- The Washington Times - Friday, July 5, 2013

U.S. businesses created nearly 200,000 new jobs for the third month in a row in June, helping to hold the unemployment rate steady at 7.6 percent, the Labor Department reported Friday morning.

Almost all the 195,000 new jobs in June were in services such as health care, retail and hospitality, as manufacturing jobs continued to slump amidst lost exports during the month.

States and the federal government continued to shed jobs as budget-cutting held sway in state capitals around the country. States eliminated 15,000 positions while the federal government cut 5,000, but that was partially offset by a 13,000 increase in local jobs in education.


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“These buoyant numbers suggest that companies remained keen to hire in June,” said Chris Williamson, economist at Markit, noting that the department found an extra 70,000 jobs were created in April and May in revisiting previous jobs reports.

The “upbeat” jobs picture lends support to the Federal Reserve’s plans to start withdrawing the extraordinary liquidity it has been infusing into the economy by the end of the year, he said.

The yields on U.S. 10-year Treasury bonds shot up to a two-year high of 2.69 percent in anticipation of possible Fed action to tighten the money supply. The dollar surged in foreign exchange markets as global investors were impressed by the solid, steady pace of U.S. job creation.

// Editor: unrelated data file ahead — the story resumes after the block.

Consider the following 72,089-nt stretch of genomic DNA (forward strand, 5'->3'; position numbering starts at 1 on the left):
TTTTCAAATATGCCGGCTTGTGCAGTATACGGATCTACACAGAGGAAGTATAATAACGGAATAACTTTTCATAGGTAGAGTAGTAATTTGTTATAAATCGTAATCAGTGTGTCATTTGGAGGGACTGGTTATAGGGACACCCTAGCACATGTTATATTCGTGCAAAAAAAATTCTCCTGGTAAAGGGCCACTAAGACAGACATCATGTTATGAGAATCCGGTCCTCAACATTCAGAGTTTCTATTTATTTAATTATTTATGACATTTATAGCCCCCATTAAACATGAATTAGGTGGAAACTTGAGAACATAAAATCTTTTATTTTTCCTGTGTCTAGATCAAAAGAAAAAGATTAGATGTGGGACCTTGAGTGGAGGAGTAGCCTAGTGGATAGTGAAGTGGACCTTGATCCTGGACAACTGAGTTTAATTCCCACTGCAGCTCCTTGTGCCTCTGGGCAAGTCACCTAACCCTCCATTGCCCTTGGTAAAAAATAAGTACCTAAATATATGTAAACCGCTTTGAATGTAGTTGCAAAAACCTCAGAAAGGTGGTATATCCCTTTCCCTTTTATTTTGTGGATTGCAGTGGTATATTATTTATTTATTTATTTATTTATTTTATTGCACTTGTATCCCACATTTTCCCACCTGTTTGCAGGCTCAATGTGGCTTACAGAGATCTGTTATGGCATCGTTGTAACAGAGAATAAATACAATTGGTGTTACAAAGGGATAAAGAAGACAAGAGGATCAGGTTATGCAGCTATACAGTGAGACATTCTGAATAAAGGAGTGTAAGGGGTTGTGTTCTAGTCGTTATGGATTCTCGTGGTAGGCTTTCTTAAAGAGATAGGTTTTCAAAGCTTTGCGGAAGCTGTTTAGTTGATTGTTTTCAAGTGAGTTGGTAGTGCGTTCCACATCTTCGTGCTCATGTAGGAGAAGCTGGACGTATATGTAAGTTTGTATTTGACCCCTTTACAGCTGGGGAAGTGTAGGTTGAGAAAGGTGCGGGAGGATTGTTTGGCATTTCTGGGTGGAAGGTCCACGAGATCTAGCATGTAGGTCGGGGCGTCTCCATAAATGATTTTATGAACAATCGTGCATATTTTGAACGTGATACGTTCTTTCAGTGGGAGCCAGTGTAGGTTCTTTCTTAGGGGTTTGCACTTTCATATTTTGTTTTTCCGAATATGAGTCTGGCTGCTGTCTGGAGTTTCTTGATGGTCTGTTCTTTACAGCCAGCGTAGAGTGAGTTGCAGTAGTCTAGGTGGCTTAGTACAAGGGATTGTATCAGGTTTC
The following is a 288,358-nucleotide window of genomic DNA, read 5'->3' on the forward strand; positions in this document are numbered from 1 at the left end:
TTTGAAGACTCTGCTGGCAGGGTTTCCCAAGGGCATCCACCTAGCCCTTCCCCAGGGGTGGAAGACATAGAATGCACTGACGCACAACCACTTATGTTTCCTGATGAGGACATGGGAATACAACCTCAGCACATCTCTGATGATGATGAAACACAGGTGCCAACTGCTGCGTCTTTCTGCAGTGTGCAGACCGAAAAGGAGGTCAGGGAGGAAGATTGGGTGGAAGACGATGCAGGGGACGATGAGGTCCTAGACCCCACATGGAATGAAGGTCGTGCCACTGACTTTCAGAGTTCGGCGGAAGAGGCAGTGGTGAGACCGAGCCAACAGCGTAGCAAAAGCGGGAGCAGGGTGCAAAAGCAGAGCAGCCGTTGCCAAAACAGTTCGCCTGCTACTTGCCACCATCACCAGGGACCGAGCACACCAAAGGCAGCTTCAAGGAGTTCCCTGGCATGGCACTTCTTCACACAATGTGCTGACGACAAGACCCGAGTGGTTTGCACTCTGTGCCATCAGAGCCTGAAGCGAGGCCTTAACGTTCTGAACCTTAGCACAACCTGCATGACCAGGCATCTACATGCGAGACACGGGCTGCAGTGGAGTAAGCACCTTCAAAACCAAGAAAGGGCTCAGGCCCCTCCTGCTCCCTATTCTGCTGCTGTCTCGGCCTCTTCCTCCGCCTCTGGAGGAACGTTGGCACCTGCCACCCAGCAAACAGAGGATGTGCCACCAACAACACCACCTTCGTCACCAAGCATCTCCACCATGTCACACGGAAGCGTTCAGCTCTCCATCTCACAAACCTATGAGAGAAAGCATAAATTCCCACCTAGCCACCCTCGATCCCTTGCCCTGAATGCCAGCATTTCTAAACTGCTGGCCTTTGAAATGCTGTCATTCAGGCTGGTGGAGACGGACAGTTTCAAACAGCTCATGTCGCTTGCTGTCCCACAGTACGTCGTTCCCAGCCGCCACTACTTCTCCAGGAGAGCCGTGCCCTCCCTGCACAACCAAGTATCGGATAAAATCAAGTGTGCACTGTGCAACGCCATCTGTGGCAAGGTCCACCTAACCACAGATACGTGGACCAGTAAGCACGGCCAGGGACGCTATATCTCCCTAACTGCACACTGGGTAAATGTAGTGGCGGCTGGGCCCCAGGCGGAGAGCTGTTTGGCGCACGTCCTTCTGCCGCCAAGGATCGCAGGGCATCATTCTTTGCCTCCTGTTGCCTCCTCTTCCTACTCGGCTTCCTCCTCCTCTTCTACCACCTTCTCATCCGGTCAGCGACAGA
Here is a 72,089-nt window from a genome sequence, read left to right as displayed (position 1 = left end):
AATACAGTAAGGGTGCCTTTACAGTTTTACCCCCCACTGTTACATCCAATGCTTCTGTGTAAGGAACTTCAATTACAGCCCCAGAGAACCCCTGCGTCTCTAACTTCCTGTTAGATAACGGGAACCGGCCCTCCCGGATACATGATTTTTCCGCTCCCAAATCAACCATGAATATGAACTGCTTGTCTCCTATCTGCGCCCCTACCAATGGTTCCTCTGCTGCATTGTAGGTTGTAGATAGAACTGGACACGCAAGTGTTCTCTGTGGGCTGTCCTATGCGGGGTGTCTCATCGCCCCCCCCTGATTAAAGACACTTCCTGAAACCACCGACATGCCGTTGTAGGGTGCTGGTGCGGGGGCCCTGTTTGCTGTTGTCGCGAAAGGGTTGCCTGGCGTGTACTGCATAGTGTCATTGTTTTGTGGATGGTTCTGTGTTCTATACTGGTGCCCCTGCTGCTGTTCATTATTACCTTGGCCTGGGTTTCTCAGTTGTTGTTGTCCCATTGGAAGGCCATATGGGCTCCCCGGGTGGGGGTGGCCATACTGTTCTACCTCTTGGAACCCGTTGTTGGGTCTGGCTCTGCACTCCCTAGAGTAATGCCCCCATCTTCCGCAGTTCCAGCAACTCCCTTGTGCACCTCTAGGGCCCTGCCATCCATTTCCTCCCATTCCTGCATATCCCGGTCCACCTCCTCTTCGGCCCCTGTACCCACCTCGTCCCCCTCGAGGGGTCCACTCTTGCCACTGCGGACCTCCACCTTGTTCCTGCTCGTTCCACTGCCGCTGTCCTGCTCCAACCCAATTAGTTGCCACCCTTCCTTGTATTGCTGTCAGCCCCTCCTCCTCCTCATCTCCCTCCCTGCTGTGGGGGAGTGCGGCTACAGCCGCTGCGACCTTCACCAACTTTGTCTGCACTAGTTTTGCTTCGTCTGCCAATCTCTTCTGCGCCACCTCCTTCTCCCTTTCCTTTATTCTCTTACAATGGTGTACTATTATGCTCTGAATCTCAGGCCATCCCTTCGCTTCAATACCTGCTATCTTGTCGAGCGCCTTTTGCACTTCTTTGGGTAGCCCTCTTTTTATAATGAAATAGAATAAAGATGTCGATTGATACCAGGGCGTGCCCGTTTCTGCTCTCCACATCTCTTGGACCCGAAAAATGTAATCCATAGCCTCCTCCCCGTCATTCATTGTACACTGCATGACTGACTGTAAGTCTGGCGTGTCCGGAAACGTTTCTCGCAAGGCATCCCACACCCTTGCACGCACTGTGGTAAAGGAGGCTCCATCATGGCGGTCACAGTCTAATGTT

The pick-up in job growth spurred a small rally in stocks as well, as the market basked in evidence that the economy is overcoming the drag from recessions overseas and budget cuts at home. In the first 15 minutes on a slow trading day, the Dow Jones index, the broader S&P 500 and the Nasdaq markets were all in positive territory.

“This jobs report is really great,” said Yohay Elam at Black Centaur Forex, noting that the pace of job creation, at nearly 200,000 a month, is healthy enough to enable the Fed to stop juicing the economy with low interest rates.

There was even a small uptick in the number of workers seeking jobs, suggesting that unemployed people are also getting the message that more jobs are available and are coming back into the workforce, he said.

As the job market gathered momentum, average earnings picked up a bit during June, with the yearly advance in hourly wages ticking up to 2.2 percent, the department said. Wages remain depressed compared to their performance during past U.S. economic recoveries, however.